I recently read a book called What To Do Next by Jeff Henderson. This would be a great read for anyone who is wondering what might be next for them in life, career, etc.
As believers, we seek to follow God’s call in our lives and that’s not always easy to discern, especially for some who have been in a ministry role or church ministry for so long. Comfort, familiarity, deep roots, and relationships can all bring about a numbness to the potential nudge of God to move to the next thing.
In his book, Jeff Henderson made some great points about the possibilities and did so in a non-stressful way. God can and will always be able to use you as you live and serve and know him. Your risk of stepping out of the comfortable areas of life may be a great way to change the pace and rely on God’s strength even more.
Here are three ideas I pulled from this book.
The scariest place to be is the same place as last year. No growth, no challenges. Just the same”Jeff Henderson
There is some truth to this. As we use our skills and grow in them, God can keep shifting our ministry and work to different types of impact. But there is also a sense here, aside from our work of ministry life that we don’t want our faith to stagnate. Have you ever been closer to God than you are right now? If so, you’re missing out – you’re in the same place as last year – no growth, just the same. Often, when we are aligned with God and his work, our faith on fire, the answers to life’s next steps come with more ease.
“I’m not retiring, I’m rewiring.”David Salyers
I like this concept. One of the best seasons of life for many people to serve in ministry roles is during retirement. I have been blessed to watch some powerful retiree service and action amid our church and ministry. The factors for effective ministry are numerous – time, skill, nothing to prove, wisdom, and energy.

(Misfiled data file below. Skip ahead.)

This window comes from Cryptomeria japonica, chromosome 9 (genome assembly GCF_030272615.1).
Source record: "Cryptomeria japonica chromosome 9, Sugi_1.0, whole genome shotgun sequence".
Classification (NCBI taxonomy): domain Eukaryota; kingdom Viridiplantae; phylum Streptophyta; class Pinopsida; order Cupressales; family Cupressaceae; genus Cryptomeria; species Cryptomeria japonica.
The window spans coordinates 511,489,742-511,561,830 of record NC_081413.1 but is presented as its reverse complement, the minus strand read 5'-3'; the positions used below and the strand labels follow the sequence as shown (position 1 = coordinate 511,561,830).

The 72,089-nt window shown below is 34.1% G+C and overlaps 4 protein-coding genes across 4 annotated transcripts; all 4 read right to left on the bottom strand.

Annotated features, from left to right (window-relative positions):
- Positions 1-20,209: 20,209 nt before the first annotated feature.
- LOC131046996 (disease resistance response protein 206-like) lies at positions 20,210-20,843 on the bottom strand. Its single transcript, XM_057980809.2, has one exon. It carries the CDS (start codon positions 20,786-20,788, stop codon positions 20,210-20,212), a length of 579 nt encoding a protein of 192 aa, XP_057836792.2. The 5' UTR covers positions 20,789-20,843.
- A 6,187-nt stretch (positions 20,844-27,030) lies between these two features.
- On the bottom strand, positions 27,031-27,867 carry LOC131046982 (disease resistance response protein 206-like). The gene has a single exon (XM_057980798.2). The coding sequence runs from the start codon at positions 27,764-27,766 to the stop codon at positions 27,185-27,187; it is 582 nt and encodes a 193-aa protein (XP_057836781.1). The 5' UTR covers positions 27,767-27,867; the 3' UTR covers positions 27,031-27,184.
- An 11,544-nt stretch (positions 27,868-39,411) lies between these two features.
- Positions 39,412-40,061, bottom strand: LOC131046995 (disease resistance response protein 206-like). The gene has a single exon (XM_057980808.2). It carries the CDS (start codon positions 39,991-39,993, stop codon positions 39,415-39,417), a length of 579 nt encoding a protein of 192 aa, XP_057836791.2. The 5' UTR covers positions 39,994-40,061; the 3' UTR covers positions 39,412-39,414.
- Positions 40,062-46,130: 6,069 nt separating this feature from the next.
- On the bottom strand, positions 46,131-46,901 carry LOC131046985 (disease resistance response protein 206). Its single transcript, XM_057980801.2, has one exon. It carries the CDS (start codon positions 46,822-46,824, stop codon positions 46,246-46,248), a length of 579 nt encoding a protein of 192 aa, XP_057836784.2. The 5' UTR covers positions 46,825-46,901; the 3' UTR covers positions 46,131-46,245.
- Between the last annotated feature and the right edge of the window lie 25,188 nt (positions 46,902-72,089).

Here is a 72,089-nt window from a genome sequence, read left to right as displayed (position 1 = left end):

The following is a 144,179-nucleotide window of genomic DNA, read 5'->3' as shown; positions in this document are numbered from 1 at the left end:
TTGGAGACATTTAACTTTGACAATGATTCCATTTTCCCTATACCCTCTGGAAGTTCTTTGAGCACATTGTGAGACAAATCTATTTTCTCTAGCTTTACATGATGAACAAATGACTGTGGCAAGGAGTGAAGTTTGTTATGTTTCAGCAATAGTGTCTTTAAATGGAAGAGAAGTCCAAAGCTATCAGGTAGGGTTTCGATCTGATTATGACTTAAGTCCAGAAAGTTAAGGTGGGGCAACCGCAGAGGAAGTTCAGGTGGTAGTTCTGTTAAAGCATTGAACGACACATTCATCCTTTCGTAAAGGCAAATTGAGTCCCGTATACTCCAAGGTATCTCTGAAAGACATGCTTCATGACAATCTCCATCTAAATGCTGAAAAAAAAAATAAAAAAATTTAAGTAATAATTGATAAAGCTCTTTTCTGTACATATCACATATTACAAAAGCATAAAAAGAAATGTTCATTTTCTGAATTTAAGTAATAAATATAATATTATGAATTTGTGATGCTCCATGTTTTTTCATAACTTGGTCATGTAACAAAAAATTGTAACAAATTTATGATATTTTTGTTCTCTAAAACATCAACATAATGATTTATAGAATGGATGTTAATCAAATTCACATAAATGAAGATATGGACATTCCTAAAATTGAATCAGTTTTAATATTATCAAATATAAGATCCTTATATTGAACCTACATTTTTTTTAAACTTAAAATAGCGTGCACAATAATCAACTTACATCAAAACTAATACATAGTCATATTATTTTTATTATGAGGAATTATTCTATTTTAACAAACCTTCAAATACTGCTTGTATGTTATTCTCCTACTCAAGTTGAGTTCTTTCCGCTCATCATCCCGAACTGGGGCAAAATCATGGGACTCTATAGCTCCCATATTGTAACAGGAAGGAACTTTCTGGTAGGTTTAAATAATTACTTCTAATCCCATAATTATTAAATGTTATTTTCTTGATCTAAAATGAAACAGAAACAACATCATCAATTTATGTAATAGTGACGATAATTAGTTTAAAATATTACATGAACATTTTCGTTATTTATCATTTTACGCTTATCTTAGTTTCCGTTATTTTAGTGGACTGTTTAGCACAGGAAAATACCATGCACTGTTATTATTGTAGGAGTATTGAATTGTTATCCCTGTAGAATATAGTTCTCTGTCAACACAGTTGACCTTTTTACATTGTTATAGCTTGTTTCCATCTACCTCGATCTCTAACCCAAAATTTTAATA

There are times when I’ve heard the phrase, “I’ve done my time, I’ll let someone else take it now.” If you have breath, energy, and health, you can be a change agent in your church ministry. Don’t stop working – change the pace a bit and shift your energy to the church. There are men and women around our church who are making things hum in retirement. They have access to the building, and leadership roles, and they invest time all week long helping move things forward.
I’m not to that age yet, but I’m grateful for the model – rewire, don’t retire.
One family inspired me – they always moved to a town, looked for a church then purchased a house near their church. In retirement, they were ready to serve, they were all in. Another family I know committed to a staff-type role within the church – using their gifts of administration, a life of business, and details to help serve in administration roles in the church. Finally, another man I know talks about how he doesn’t really believe in retirement from ministry. If you’re a Christian, you’re living out your ministry until your last breath.
For everyone the retired age category, I invite you to rewire and invest your gifts in your local church as much as possible!
It’s close enough. It’s time to go. It’s time to make the leap.Jeff Henderson
This book isn’t saying you have to leave your post or your ministry role. There are many great examples of people serving their entire lives in one particular place or ministry. But if you’re only staying because it’s comfortable and you have a sense you should make a change, then you must begin to consider it more seriously. Most often, it seems, people want to wait until all the facts are in. They want a sure thing. The older you get, the more this factors in. It’s hard to leave, change, or transition. It’s hard to take a risk financially and emotionally, maybe even geographically.
You’ll never have a clear picture of what’s next until you take the plunge. You’ll never know what could happen until you start on the journey. And you’ll never have all the info you want – at some point, you have to say, “This is close enough, I’m going to make the jump.”
Pick up a copy of the book here.